One evening when he was being particularly obnoxious, chattering away well above my head, I let him have it. "Mummy," I said, "do you know what I’m going to do when I grow up?" "No, dear," she replied. "What?" "I’m going to marry you," I said quietly.

Father gave a great guffaw out of him, but he didn’t take me in. I knew it must only be pretence. And Mother, in spite of everything, was pleased. I felt she was probably relieved to know that one day Father’s hold on her would be broken.

Dose it mean:

1) I was not deceived?


2) he did not notice me?

this text is from a short story named: My Oedipus complex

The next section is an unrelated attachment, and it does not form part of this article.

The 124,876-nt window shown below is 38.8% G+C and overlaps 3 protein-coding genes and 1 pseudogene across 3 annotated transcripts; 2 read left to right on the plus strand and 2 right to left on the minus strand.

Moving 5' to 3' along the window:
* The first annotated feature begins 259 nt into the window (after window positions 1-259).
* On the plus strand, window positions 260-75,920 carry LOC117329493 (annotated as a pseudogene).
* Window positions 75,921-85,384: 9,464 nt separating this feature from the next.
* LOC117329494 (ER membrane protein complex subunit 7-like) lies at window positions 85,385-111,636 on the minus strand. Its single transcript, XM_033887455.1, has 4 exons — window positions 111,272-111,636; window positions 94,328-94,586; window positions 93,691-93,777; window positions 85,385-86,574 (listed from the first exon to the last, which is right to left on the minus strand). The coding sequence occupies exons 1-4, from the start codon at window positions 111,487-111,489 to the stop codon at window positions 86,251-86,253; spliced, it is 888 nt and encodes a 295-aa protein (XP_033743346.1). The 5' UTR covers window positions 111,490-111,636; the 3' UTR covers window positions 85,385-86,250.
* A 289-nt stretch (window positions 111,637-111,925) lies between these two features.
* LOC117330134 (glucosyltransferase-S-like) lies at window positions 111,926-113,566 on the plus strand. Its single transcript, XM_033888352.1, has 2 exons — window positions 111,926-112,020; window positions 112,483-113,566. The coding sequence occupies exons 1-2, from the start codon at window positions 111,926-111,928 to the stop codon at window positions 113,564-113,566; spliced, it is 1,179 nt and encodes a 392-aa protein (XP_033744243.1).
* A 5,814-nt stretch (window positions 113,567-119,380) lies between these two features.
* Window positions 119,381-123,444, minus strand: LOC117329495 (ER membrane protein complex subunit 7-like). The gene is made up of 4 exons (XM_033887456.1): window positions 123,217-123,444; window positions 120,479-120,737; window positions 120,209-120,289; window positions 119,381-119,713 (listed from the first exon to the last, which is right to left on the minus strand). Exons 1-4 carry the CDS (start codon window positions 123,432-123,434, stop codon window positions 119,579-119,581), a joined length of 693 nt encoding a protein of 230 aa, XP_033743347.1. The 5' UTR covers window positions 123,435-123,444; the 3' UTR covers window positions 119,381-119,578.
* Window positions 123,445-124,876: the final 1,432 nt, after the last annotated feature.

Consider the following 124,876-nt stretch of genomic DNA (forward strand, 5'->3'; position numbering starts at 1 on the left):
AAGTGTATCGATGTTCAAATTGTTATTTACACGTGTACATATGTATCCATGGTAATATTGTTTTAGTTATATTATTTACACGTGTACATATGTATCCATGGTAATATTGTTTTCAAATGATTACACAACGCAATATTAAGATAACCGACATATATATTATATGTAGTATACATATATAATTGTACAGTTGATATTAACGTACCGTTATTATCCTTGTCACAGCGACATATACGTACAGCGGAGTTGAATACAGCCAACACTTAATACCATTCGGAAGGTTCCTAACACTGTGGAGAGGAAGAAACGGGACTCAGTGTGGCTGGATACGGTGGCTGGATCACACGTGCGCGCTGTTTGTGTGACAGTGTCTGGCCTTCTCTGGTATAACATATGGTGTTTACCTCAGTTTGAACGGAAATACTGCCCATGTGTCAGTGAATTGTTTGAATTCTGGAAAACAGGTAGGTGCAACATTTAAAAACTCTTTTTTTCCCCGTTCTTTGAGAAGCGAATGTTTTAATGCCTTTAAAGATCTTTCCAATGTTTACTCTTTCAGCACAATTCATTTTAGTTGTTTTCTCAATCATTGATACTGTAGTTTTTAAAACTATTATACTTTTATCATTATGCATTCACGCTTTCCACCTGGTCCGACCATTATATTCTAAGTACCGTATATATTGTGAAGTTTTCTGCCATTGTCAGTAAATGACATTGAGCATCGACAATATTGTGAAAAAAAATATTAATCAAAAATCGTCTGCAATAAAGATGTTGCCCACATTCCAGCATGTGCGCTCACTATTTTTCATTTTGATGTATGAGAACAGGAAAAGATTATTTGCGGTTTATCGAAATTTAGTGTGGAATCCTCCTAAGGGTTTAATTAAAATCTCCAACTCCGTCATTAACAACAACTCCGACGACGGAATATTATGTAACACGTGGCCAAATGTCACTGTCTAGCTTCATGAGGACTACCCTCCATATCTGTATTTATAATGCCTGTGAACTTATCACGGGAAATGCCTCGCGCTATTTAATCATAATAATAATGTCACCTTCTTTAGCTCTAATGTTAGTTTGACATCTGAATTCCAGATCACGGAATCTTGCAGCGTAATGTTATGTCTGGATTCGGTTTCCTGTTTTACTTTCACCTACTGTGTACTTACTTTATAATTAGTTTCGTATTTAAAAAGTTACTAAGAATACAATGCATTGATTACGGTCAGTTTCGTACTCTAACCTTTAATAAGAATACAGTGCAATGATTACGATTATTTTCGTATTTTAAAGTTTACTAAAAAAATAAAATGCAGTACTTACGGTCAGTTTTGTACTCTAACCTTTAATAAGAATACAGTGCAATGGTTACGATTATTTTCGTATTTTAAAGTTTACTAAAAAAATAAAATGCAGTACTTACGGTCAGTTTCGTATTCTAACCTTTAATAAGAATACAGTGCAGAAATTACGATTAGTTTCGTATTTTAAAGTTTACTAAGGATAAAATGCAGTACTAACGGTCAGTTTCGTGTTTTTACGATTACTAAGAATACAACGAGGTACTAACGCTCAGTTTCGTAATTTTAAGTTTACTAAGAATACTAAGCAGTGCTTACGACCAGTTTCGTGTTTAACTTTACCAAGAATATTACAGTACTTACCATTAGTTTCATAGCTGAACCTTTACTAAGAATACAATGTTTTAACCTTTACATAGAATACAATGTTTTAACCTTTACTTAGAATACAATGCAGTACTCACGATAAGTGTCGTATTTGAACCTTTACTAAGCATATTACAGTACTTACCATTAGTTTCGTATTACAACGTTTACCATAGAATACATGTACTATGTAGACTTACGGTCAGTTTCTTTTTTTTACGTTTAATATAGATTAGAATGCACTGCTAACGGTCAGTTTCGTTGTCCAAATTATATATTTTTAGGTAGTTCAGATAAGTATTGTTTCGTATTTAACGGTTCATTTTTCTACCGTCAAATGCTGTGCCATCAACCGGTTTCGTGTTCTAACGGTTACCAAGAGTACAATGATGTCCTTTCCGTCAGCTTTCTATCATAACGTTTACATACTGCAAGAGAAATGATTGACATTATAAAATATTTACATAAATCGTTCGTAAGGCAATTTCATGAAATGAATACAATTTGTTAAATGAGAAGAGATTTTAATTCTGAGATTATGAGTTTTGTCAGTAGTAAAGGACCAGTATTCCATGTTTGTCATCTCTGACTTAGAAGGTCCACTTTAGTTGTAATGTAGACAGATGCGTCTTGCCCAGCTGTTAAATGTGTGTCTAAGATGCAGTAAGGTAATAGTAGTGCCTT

• It means "I was not deceived". In general, to be taken in means you have been fooled or are the victim of some deception. – Peter Jennings May 25 '19 at 10:43
  • Thanks @Perer Jennings, so shouldn't we use passive form if we mean "deceiving". Here it is not in passive form. I mean it should be: I was not taken in. – Viser Hashemi May 25 '19 at 13:15
  • @ViserHashemi You can say either he didn't deceive me or I wasn't deceived by him (active or passive). The same is true of take in. There is no requirement that it be one way or the other. – Jason Bassford Supports Monica May 25 '19 at 16:09

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